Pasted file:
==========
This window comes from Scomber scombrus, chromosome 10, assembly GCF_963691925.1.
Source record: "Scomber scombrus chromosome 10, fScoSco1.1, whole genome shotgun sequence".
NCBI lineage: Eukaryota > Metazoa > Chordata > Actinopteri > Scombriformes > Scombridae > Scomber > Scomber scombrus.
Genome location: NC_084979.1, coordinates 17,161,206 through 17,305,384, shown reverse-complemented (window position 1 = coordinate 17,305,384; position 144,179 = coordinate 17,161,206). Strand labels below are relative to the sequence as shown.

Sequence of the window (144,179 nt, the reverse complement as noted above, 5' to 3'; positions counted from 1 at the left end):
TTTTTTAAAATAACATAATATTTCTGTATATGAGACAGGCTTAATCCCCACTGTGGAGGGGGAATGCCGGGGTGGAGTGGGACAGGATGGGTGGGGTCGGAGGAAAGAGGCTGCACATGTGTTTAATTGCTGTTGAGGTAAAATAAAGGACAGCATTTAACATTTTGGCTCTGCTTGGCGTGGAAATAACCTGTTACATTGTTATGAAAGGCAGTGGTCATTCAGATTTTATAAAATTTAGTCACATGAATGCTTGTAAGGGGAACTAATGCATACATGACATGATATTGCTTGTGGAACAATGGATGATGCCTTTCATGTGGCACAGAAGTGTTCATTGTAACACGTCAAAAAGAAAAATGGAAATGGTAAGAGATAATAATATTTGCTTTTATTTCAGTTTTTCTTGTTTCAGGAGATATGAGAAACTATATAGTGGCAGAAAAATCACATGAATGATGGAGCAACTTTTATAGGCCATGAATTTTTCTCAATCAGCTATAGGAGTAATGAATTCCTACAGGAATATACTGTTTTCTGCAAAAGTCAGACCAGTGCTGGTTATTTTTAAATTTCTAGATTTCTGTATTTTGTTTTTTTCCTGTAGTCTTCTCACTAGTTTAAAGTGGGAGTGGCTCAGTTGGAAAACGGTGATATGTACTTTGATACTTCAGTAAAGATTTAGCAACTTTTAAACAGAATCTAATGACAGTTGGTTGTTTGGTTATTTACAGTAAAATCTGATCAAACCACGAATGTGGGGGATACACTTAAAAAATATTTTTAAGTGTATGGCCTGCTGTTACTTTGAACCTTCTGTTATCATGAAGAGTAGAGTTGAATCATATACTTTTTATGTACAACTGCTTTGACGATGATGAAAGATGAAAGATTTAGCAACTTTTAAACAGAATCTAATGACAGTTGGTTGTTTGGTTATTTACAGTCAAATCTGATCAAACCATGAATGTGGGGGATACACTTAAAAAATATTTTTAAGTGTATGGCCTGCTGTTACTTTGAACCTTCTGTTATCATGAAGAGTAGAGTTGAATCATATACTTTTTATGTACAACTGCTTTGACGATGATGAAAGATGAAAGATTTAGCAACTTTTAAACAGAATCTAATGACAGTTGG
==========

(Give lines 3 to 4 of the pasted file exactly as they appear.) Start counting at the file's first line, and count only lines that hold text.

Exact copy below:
NCBI lineage: Eukaryota > Metazoa > Chordata > Actinopteri > Scombriformes > Scombridae > Scomber > Scomber scombrus.
Genome location: NC_084979.1, coordinates 17,161,206 through 17,305,384, shown reverse-complemented (window position 1 = coordinate 17,305,384; position 144,179 = coordinate 17,161,206). Strand labels below are relative to the sequence as shown.